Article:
By Amy T. Granite
Drawing hearts shooting from the eyes of a classmate crush, or horns sprouting from the head of a nemesis, is what yearbooks were made for. These helpless photographs (like the face of a realtor on a bus bench) beg to be vandalized, and Nicholas McPherson is happy to pull the prank.
A graphic designer, illustrator and painter, McPherson returns to his rascally youth with “poortraits,” a series of 300-plus discarded photographs he scavenged from swap meets, eBay and junk stores, imposing his comedic, vintage-cartoon-inspired imagery.
“I like to feed off their facial expressions and what they’re holding,” says McPherson. “like this kid - he’s got his boom box and a 40-ounce beer, but the photo is from the early 1900s.”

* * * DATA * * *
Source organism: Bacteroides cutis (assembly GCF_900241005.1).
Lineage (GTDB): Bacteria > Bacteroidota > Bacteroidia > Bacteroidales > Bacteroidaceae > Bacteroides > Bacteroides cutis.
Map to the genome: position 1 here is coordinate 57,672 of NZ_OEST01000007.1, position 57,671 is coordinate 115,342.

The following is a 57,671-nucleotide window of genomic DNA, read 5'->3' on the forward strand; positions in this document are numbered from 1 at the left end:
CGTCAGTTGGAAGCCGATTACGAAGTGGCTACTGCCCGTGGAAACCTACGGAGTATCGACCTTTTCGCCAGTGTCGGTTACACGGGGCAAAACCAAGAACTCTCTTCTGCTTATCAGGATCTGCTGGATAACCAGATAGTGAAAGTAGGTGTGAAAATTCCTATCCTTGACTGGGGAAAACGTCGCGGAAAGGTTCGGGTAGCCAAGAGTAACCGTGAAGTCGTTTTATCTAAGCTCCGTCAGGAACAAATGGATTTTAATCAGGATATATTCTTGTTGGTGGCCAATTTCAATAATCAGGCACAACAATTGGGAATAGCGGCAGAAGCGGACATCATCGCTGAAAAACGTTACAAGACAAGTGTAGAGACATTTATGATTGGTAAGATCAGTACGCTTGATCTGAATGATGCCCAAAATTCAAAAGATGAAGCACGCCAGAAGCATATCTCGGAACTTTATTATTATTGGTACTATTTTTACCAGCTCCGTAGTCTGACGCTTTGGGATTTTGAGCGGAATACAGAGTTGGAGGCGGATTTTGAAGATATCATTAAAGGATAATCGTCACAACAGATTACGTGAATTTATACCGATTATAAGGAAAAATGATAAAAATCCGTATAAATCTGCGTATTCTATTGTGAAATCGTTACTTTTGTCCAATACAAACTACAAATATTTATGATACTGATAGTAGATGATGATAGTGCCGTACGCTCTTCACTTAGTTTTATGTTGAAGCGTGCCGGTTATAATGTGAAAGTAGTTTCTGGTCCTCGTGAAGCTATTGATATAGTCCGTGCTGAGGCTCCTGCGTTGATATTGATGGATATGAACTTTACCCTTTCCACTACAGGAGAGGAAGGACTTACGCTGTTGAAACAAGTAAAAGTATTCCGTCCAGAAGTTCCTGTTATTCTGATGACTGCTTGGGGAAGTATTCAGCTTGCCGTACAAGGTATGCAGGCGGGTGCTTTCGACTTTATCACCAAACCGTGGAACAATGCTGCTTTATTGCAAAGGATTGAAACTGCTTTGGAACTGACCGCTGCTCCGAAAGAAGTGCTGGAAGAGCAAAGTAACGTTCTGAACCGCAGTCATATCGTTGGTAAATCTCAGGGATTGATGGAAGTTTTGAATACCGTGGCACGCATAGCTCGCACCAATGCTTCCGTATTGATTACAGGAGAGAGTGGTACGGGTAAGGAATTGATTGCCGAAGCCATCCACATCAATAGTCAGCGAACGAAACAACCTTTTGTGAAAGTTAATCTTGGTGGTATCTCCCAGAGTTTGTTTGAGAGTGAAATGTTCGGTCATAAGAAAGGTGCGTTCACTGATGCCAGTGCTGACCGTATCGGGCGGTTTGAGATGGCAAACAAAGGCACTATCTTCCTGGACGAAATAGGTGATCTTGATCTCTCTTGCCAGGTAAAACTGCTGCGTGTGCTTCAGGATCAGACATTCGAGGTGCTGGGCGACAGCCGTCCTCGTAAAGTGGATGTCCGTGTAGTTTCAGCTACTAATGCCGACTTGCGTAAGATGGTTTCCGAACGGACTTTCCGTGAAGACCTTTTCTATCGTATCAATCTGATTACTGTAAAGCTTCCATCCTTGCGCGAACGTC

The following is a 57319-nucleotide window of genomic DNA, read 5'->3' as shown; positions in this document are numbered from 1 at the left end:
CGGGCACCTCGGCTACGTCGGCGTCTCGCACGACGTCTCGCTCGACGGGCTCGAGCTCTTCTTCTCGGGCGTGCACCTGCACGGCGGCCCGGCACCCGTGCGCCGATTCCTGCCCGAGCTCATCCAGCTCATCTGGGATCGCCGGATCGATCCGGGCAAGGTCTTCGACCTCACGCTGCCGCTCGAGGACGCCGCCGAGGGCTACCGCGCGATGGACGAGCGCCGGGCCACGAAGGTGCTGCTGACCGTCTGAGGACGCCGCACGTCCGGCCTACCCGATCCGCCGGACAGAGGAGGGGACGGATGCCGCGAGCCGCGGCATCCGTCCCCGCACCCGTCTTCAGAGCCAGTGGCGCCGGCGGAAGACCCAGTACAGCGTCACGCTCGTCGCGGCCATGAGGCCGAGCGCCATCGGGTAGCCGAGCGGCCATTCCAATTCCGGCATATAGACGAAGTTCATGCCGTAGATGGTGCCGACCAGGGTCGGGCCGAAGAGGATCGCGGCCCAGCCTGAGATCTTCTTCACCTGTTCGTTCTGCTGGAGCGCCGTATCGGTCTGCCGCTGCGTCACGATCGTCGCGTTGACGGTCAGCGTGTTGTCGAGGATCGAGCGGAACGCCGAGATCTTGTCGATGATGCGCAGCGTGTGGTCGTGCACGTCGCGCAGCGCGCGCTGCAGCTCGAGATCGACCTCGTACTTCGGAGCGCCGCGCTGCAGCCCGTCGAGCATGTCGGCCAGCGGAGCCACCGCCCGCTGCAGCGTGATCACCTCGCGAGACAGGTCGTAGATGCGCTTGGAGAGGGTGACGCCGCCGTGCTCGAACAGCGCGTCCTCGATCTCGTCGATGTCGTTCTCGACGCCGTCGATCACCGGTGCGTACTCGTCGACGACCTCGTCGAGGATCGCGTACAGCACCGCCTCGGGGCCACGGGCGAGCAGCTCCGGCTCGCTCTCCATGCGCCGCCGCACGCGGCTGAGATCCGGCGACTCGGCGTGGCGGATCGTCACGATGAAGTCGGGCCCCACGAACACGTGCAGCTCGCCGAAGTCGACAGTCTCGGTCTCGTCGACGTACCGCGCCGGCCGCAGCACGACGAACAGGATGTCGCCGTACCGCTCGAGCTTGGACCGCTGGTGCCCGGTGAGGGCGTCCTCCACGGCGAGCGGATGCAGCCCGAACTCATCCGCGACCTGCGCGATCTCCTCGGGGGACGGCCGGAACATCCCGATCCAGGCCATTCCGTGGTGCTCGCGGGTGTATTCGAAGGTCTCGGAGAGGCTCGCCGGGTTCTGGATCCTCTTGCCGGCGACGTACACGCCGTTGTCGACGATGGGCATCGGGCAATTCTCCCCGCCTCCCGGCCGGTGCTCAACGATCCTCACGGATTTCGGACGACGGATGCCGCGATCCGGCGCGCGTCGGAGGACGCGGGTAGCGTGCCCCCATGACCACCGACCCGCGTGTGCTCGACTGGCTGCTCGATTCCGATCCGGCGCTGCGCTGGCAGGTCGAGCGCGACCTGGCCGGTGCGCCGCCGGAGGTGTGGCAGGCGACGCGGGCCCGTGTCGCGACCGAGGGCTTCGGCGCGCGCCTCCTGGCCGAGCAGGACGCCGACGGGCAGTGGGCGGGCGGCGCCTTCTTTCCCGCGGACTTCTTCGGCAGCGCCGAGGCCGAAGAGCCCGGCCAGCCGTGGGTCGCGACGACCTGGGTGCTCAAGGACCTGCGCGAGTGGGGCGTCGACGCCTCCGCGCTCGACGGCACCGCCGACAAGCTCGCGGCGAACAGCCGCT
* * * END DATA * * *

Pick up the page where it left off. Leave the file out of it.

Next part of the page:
What began as an instagram post a year ago (@nicholasdanger) has since developed into a self-published book (Family Poortraits, $60). For his solo show at North park’s visual Shop, McPherson will transform the gallery into one big scrapbook page, he says, juxtaposing family vacation photos from the 1970s with those snapped during the victorian era.
“Some of them are so old, and the people look so serious, like they had to hold still for 30 minutes while the photo was taken,” McPherson says.
There’s nothing like a trumpet, a brick of cheese and a can of beans bursting from the bent over Grandpa’s rear to lighten the mood.
“Poortraits: new works By Nicholas McPherson”
June 7, 7-10 p.m. at Visual Shop
3776 30th st., North Park
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